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Produced by Bryan Ness, Greg Bergquist and the Online
Scientific and Religious Journal.
|Vol. I.||AUGUST, 1880.||No. 8.|
This know also, that in the last days perilous times shall come; for men shall be lovers of themselves, covetous, boasters, proud, blasphemers, disobedient to parents, unthankful, unholy, without natural affection, truce breakers, false accusers, incontinent, fierce, despisers of those who are good, traitors, heady, high-minded, lovers of pleasure more than lovers of God; having a form of godliness but denying the power thereof.—2 Tim. 3: 1–5.
The Savior once began his instructions with these words, “This day is this Scripture fulfilled.” They seem to be an appropriate introduction to our lesson upon this occasion. What is the religion of thousands? They were made the special objects of God’s favor in their infancy (?), were christened in the name of the Father, and of the Son, and of the Holy Spirit (?), were dedicated to God and his service by their parents (?), who, for them, took a solemn vow to forsake the devil and all his works, the vain pomp and glory of the world, with all covetous desires, to forsake, also, all the carnal desires of the flesh, and not to follow or be led by them. It is said that the christened took this vow when they were children, and understood it not; when they became men they understood it about as well as when they were children. But in all candor, I confess that I never could believe they took this vow; their sponsors took it upon themselves to make it for them, and usually pledged themselves to see it fulfilled. What fearful responsibilities are assumed just here. It is too frequently the case that those very sponsors serve more devoutly, love more affectionately, and confide more heartily in the profits, honors and pleasures of the world than in the Father, and the Son, and the Holy Spirit.
Survey the lives of many of these men, of all conditions, and then deny, if you can, that the profits, honors and pleasures of the world are the gods they worship. Their daily and constant employment is either a violent pursuit of the vain pomp and glory of the world, or of its power, riches and profits; or it may be that they are led on by pride, malice or revenge. Such persons live, not knowing or regarding the fact that the baptism which now saves us is “not the putting away of the filth of the flesh, but the answer of a good conscience toward God.” There are many such who live but little in advance of pagans in a commonwealth of Christians, and know but little more of God or of Christ than if they had been brought up in India. A great many are taught to act over this play in the name of religion, and learned to say, “Our Father who art in heaven,” and “I believe in God the Father Almighty;” but do they live as though they did believe in earnest that God is their Almighty Father? Do they fear him and trust in him? Do they love and obey him? Mere pretense, or, as Paul termed it, a guise of godliness, for such is the meaning of the original term, is so common that we meet with it almost daily. Men have learned to tamper with the word of God until the world is full of theorists. How many talk about religion who set aside a great portion of the word of God as worse than useless? And that which they profess to believe they do not believe with half the simplicity which they manifest in believing the words of their earthly parents. It has been said, “He who is not industrious to obtain what he professes to desire does not desire it, and he who is not industrious to bring about that for which he prays, prays with his tongue only, and not with his heart.” All such have simply a “guise” of godliness, while they deny its power.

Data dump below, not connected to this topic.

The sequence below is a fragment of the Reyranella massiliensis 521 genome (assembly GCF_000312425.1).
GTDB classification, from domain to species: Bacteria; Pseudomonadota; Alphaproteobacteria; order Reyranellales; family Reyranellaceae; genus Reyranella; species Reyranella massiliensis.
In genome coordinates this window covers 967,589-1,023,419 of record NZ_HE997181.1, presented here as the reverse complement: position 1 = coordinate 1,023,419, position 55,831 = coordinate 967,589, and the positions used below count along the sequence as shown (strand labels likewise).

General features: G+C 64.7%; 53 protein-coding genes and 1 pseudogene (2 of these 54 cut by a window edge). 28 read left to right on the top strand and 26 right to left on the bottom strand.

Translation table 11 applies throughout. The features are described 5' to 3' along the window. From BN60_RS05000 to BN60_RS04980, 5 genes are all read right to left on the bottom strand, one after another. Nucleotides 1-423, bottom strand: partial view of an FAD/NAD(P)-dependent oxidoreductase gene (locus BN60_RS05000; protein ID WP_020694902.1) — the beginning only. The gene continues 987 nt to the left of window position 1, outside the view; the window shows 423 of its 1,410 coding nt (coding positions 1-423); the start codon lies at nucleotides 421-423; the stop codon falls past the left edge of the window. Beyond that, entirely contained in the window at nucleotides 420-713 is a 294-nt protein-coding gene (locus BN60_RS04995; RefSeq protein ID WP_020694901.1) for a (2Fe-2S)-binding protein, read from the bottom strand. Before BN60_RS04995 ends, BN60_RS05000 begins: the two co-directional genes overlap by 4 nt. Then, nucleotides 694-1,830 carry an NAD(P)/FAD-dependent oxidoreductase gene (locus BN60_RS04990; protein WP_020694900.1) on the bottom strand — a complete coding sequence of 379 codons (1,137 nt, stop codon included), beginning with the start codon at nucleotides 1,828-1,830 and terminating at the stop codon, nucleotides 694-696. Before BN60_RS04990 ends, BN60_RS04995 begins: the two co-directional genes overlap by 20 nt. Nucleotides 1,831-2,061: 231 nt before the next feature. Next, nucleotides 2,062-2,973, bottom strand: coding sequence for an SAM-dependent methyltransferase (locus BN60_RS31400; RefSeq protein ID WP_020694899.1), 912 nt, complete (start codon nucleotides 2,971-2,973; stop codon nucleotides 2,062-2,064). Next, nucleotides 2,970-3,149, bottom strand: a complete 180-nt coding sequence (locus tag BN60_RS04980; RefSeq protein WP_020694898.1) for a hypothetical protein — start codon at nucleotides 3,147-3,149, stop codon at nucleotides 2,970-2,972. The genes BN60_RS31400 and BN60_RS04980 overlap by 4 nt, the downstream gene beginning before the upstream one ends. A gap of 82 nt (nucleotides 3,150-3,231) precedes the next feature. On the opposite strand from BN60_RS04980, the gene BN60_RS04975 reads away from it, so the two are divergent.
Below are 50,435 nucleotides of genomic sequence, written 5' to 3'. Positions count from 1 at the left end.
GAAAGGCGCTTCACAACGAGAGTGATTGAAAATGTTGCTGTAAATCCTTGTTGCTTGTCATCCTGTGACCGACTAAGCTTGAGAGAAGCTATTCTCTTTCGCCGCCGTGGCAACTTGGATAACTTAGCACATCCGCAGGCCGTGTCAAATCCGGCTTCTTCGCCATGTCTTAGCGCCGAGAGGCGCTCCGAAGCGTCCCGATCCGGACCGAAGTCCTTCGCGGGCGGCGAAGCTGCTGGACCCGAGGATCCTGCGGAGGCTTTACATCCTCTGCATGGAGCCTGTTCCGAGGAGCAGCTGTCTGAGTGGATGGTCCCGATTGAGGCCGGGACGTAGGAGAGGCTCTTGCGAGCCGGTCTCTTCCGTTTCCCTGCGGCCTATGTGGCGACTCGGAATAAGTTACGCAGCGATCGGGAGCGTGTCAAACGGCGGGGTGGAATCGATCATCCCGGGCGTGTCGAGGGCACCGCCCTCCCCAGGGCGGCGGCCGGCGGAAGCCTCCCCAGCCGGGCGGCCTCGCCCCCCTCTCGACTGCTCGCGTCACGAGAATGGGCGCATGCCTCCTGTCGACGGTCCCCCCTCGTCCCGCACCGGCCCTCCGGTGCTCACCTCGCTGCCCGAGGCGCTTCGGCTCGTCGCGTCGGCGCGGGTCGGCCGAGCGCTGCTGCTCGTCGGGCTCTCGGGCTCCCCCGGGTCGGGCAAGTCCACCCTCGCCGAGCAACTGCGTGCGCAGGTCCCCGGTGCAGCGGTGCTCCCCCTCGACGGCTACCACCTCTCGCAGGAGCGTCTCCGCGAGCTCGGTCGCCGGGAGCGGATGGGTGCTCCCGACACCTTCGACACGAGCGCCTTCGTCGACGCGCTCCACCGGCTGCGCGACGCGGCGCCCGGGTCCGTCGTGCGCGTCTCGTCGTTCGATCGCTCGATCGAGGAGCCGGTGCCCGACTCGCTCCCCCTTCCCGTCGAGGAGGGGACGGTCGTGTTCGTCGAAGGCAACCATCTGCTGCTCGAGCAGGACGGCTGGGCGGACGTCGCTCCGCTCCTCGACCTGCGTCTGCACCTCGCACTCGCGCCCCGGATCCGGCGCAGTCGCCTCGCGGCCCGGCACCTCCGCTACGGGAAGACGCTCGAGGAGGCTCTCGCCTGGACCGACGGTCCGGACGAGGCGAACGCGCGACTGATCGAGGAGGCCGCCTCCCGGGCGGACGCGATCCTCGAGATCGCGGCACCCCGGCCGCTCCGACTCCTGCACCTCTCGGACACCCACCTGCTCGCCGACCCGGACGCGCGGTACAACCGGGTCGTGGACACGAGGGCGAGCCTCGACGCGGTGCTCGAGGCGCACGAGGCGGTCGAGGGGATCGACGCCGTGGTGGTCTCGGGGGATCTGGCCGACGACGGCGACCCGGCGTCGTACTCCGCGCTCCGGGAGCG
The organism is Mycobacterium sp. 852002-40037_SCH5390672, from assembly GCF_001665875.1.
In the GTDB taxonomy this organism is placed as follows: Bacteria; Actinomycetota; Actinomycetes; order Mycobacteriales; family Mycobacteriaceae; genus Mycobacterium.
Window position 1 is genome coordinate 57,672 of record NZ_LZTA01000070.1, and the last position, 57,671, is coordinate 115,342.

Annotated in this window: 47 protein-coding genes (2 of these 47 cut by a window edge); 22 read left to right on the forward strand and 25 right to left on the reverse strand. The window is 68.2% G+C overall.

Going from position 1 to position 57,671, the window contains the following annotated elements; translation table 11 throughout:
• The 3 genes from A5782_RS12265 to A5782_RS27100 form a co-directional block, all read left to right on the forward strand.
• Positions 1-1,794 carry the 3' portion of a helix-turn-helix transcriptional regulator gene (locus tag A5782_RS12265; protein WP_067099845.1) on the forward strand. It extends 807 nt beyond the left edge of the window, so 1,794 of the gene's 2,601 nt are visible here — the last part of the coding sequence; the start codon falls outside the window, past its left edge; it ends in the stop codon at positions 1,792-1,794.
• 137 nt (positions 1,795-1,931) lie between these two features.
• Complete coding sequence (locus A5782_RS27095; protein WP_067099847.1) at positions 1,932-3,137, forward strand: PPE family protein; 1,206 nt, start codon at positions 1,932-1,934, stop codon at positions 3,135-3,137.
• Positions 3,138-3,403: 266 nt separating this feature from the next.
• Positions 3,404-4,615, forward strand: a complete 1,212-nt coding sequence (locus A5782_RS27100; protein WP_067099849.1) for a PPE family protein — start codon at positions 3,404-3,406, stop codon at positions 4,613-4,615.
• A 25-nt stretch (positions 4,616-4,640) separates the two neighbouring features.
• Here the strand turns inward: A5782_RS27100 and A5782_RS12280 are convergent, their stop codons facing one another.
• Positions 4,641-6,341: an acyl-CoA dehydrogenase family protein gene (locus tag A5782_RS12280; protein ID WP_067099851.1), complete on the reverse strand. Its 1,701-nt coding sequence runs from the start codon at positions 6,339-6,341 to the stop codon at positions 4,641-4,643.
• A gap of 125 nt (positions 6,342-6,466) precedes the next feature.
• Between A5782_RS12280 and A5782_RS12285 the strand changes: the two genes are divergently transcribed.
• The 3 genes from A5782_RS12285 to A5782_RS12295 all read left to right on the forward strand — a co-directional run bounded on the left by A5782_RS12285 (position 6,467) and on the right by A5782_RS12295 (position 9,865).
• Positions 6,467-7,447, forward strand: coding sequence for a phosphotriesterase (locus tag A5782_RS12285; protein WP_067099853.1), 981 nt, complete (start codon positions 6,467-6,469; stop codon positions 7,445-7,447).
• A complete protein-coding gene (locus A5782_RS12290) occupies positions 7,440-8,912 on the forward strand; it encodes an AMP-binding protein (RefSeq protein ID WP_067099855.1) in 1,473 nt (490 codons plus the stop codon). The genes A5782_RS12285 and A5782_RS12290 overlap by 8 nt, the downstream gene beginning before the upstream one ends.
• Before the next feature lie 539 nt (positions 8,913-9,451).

A great many people profess to believe the Scriptures are true, and that they present the plain and only way to infinite and eternal blessedness, and yet they neglect the study of the Scriptures. How is this? If there was a book revealing a plain and easy way for all men to become rich and enjoy health and pleasure and this world’s happiness, would it not be studied by all men? And why is it that the Bible is not studied by the masses and regarded more? Why are so many professors of religion negligent in this matter? May it not be because they prefer all other business and pleasures before this? If professors of religion throughout christendom heartily believed the Scriptures even as they profess, they would be more diligently studied, and in many instances treated with greater respect. The faith of many is undoubtedly very weak. If the laws of our country provided a plain way of escape from temporal death for the benefit of the condemned criminal, as plain and pointed as the great commission given to the apostles of Christ, would any condemned criminal hesitate to obey or treat the stipulations of law as men are constantly treating the precepts of the gospel of Christ? When a man believes the Bible contains the facts and truths which concern us infinitely more than all earthly matters, his care and diligence should be, to some extent, in harmony with his persuasion. At this point men seem to be most strangely careless and grossly negligent. How few people do, or will, understand that the terms of salvation are written as with the beams of the sun? Is the trouble a low degree of faith, approximating unbelief? The shadows are always the longest when the sun is lowest. Is the sun of righteousness low in your spiritual heavens? Or have you given him the uppermost seat in your affections? What think you of Christ? Whose son is he?
When I tell you that thousands received the baptism of repentance for the remission of sins, even before the Holy Spirit was given, and were clean through the words spoken unto them, many are ready to cry out, “These are hard and strange sayings—who can hear them?” Yet, strange as it may seem, these facts have been upon record near nineteen hundred years. Jesus said, “Go ye into all the world and preach the gospel to every creature; he that believeth and is baptized shall be saved, and he that believeth not shall be damned.” In the record of St. Luke, chapter 24, the condition of the new covenant, to which remission of sins is promised, is expressed by the term repentance: “Thus it behooved Christ to suffer and to rise from the dead, and that repentance and remission of sins should be preached in his name among all nations, beginning at Jerusalem.” The word repentance, when used in the law of Christ, is always equivalent to the use which the ancient martyrs made of it, viz: “Amend your lives.” We have it beautifully expressed in these words: “If the wicked turn from all the sins which he hath committed, and keep all my statutes, and do that which is lawful and right, he shall surely live, he shall not die.”